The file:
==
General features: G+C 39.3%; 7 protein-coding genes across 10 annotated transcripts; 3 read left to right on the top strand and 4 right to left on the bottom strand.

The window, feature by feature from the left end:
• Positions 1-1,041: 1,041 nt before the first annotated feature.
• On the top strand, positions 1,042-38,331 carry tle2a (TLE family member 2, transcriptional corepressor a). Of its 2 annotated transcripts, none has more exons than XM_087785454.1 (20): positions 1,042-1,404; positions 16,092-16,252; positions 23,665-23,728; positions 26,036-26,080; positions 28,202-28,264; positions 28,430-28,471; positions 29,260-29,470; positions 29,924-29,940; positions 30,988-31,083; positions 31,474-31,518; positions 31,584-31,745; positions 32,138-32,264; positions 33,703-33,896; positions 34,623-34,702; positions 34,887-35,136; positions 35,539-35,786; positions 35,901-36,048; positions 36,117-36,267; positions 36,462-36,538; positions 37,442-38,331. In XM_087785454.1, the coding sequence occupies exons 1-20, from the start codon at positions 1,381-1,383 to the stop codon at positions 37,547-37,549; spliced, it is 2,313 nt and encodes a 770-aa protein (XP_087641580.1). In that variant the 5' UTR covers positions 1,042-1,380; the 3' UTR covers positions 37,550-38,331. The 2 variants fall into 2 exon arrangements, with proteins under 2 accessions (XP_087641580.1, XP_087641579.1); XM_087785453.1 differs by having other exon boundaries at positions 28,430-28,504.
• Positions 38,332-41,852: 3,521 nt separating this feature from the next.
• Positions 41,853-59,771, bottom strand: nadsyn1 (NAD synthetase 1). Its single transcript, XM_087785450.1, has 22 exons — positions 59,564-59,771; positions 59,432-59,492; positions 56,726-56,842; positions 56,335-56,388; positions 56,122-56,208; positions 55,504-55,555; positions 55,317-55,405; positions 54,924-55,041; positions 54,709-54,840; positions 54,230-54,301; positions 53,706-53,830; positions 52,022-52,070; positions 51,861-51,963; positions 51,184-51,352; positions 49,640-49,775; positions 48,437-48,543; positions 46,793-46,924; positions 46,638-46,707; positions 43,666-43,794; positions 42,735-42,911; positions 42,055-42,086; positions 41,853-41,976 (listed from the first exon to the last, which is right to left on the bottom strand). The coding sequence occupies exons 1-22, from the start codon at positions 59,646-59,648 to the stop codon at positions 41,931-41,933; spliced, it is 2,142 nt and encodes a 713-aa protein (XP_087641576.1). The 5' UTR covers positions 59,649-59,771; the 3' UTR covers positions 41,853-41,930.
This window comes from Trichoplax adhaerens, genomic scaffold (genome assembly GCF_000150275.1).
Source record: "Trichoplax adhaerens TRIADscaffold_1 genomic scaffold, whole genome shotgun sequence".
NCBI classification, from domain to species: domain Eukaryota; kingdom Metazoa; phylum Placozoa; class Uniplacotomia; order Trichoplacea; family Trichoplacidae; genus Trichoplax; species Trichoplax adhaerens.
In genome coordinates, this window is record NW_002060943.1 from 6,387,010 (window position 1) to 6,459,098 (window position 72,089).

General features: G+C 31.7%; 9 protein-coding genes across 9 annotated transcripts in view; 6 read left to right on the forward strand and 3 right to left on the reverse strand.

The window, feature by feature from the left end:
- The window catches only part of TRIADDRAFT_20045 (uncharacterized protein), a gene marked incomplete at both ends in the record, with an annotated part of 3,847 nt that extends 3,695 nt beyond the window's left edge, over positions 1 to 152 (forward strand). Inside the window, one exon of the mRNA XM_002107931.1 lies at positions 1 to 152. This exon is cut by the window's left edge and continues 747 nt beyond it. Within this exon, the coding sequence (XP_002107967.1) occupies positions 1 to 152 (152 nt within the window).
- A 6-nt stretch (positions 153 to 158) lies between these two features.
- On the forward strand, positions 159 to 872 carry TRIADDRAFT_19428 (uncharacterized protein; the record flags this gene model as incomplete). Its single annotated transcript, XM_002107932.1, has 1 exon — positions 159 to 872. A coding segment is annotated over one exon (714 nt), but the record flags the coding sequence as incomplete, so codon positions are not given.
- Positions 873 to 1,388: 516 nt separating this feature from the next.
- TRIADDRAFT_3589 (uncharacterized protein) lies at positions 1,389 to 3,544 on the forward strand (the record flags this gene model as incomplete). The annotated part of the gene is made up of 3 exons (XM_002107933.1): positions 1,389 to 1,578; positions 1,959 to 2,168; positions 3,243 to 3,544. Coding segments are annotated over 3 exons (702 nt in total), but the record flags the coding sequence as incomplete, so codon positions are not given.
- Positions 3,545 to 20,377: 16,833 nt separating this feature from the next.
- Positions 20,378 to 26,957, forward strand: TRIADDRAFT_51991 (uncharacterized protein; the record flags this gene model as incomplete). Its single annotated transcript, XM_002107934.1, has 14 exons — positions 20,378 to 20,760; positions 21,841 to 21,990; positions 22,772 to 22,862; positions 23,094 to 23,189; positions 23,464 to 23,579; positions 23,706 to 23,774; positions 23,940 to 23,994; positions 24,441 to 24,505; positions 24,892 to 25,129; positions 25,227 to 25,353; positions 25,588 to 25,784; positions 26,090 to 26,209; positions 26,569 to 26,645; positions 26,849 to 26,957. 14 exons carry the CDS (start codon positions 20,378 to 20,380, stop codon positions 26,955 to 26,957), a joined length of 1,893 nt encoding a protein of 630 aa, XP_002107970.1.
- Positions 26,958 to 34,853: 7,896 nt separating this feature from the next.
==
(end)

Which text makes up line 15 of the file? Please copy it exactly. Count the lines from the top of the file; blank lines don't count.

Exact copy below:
- On the forward strand, positions 159 to 872 carry TRIADDRAFT_19428 (uncharacterized protein; the record flags this gene model as incomplete). Its single annotated transcript, XM_002107932.1, has 1 exon — positions 159 to 872. A coding segment is annotated over one exon (714 nt), but the record flags the coding sequence as incomplete, so codon positions are not given.